- Avoid all meat (including fish), dairy, eggs; also oils/fats and processed foods.
- Eat freely: fruits, vegetables, legumes, whole grains.
- Limit lightly-processed whole foods.
Get a copy of Forks Over Knives book, Forks Over Knives Kindle Edition, Forks Over Knives DVD, or Forks Over Knives Cookbook for more information on why plant-based diets are better for your health, animals, and the environment, and for recipes.
Get The Forks Over Knives Plan by Alone Pulde MD and Matthew Lederman MD (2014) for a 4-week guide to transitioning to a whole-food, plant-based diet, as well as calorie density charts, eating out guidelines, how to respond to social pressures when eating a vegan diet, and more recipes.
The reasoning behind Forks Over Knives
The books suggest that plant-based whole foods are good for your health, good for animals, and good for the environment.
Forks Over Knives diet plan – food list
What can you eat on the Forks Over Knives diet? The foods listed here are taken from the Forks Over Knives book (which says whether you can eat foods freely or sparingly), and the Forks Over Knives Cookbook (which lists ingredients), as well as The Forks Over Knives Plan. There are some assumptions made about which ingredients from the cookbook should go in each list.
- Foods to eat freely
- Foods to eat sparingly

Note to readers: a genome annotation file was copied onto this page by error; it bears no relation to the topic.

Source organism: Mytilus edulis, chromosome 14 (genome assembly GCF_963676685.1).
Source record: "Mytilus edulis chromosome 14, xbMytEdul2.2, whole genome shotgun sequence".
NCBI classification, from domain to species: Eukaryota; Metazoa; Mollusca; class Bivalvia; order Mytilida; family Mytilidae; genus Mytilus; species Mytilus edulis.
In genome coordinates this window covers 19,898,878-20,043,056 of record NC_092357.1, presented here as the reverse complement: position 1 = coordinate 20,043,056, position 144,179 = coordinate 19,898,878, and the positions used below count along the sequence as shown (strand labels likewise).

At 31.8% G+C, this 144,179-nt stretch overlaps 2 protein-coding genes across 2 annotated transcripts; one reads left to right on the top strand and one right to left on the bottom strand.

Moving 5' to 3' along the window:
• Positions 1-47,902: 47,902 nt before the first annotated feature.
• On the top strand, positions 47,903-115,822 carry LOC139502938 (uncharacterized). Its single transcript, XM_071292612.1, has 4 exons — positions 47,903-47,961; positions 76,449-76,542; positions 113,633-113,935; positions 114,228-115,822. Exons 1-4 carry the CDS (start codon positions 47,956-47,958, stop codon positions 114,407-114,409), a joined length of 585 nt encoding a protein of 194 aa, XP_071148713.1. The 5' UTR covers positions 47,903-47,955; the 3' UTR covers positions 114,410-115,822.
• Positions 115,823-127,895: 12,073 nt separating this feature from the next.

- Foods to avoid
- Week by week transition guide to a whole-food plant-based diet – The Forks Over Knives Plan
Foods to eat freely in Forks Over Knives
- Whole foods
- E.g. apples, apricots, bananas, berries, blackberries, blueberries, cherries, citrus, dates (presumably fresh dates as dried fruits should be limited), figs, grapes, lemons, limes, mangos, melons, oranges, peaches, pears, pineapple, plums, pomegranate, raspberries, strawberries, tangerines
- Cruciferous vegetables including bok choy, baby bok choy, broccoli, brussels sprouts, cabbage, cauliflower, napa cabbage, radishes, swiss chard, turnips, watercress
- Leafy greens including arugula, beet greens, chard, collard greens, dandelion greens, escarole, kale, lettuce, parsley, spinach
- Other vegetables e.g. acorn squash, artichokes, asparagus, beets, butternut squash, carrots, cauliflower, celery, corn, cucumbers, eggplant, fennel, garlic, green beans, leeks, onions, parsnips, peas, snow peas, sugar snap peas, bell peppers, hot peppers, pumpkin, scallions/green onions/spring onions, shallots, spaghetti squash, squash, tomatillos, tomatoes, yellow squash, zucchini
- Bean sprouts and other sprouts including adzuki bean sprouts, alfalfa sprouts, broccoli sprouts, mung bean sprouts, soybean sprouts, sunflower sprouts
- Tubers including potatoes, sweet potatoes, yams
- Mushrooms including button mushrooms, cremini, porcini, portobello, shiitake, and other mushrooms
- Beans, e.g. adzuki beans, anasazi beans, black beans, cannellini beans, fava beans, great northern beans, kidney beans, lima beans, mung beans, navy beans, pinto beans, white beans
- Lentils, e.g. green lentils, red lentils
- Dried peas, e.g. black-eyed peas
- Whole grains
- Whole, not ground into flour (whole grain flours and products made from them should be eaten sparingly, see below)